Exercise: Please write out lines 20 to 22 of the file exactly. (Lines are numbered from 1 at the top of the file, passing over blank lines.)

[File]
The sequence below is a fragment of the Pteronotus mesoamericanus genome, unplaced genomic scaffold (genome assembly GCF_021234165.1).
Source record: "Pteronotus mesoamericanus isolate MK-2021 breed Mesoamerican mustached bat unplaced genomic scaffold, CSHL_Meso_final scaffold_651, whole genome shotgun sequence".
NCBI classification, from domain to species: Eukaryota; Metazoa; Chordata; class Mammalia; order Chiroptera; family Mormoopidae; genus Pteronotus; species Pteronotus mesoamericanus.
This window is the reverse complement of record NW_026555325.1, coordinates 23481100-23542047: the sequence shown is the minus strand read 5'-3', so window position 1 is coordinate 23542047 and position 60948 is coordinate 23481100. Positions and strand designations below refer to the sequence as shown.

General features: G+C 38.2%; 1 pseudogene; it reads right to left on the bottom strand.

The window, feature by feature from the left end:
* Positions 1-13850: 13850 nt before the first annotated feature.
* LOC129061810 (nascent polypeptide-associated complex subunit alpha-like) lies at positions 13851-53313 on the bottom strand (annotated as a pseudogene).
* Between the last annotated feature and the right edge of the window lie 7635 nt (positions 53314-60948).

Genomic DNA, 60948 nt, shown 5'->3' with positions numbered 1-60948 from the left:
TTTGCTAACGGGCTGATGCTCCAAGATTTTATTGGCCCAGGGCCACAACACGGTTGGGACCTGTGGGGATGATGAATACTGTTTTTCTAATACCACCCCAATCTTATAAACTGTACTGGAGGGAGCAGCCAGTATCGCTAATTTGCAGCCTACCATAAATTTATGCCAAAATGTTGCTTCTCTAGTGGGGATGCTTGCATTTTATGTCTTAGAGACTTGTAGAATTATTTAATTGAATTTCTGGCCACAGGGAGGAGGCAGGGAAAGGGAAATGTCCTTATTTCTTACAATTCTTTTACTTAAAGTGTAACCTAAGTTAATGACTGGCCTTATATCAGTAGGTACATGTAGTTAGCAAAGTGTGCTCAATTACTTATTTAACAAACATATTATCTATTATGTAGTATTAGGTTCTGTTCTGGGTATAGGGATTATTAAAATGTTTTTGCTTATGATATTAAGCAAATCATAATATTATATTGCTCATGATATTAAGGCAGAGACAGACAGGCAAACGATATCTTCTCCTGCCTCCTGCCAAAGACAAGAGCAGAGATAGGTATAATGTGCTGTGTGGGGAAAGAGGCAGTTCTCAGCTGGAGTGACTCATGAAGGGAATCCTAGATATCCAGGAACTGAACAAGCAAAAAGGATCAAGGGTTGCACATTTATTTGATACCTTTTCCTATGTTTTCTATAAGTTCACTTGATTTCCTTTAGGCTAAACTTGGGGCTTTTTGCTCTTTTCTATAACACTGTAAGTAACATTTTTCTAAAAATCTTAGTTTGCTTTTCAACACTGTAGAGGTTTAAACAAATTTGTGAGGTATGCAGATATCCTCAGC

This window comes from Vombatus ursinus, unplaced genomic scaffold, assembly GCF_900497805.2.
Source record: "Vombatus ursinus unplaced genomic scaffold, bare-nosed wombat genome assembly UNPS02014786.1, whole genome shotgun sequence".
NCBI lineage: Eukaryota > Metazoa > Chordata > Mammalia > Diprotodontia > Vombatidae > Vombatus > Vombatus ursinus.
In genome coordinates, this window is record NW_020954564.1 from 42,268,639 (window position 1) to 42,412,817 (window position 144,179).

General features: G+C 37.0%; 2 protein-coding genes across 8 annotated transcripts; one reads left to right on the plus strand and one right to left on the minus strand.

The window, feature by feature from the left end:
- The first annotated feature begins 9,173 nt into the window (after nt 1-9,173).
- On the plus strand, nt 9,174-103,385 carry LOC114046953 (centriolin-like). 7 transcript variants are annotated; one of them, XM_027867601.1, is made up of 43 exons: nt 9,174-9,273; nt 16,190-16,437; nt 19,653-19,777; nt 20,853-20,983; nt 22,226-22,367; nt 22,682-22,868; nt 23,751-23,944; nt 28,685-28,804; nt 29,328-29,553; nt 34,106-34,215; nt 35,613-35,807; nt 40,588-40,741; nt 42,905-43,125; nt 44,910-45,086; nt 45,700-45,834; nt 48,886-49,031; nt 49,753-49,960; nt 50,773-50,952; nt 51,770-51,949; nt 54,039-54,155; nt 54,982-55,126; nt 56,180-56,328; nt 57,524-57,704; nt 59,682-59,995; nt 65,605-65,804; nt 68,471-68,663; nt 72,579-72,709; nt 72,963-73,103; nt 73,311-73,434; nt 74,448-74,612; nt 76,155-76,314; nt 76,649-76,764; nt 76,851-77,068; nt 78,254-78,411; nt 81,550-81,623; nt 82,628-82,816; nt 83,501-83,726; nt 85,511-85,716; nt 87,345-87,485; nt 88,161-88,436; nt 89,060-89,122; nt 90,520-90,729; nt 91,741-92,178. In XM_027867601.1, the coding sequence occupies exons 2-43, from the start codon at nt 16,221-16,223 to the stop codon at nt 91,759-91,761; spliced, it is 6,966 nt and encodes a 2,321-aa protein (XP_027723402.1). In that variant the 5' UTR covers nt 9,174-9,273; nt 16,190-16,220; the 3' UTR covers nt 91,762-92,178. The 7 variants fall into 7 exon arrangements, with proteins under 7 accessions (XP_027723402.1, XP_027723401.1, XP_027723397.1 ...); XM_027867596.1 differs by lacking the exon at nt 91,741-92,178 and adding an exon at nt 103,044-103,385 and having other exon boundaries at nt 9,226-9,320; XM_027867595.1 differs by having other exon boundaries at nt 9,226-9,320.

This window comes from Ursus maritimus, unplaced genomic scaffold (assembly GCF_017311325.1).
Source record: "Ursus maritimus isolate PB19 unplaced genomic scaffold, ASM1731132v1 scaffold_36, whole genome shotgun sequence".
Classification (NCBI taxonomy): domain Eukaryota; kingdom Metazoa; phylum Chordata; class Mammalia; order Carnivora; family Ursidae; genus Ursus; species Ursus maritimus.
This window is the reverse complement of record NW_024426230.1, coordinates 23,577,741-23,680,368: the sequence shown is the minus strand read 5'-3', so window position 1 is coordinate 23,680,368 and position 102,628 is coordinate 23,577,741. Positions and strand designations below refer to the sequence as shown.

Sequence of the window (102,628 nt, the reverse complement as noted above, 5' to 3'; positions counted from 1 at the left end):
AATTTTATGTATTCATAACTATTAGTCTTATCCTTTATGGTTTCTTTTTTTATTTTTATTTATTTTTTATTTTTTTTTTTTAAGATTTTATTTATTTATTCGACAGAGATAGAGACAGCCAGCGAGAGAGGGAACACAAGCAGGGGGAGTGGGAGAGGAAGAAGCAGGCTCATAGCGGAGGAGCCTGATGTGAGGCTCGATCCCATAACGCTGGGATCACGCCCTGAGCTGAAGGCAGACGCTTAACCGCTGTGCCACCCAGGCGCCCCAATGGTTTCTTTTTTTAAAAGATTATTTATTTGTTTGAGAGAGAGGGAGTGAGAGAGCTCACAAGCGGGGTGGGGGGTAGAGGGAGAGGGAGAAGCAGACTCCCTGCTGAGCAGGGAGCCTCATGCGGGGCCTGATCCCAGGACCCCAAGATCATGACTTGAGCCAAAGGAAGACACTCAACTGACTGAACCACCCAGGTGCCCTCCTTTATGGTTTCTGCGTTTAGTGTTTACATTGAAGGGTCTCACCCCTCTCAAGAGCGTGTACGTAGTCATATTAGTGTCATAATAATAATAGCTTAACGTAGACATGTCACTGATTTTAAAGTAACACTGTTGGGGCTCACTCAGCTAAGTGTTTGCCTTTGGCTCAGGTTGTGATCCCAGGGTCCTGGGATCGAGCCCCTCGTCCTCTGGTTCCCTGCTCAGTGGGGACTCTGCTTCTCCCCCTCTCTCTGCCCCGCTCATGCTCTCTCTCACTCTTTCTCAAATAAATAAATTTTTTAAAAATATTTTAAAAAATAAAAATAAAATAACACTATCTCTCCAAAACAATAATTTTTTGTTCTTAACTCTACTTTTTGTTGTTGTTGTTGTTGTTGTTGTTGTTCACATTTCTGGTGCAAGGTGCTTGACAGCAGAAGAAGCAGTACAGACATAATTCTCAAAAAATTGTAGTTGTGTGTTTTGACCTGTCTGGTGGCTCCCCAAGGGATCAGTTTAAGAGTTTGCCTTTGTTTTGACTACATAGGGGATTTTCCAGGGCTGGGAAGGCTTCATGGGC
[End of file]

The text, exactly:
This window comes from Ursus maritimus, unplaced genomic scaffold (assembly GCF_017311325.1).
Source record: "Ursus maritimus isolate PB19 unplaced genomic scaffold, ASM1731132v1 scaffold_36, whole genome shotgun sequence".
Classification (NCBI taxonomy): domain Eukaryota; kingdom Metazoa; phylum Chordata; class Mammalia; order Carnivora; family Ursidae; genus Ursus; species Ursus maritimus.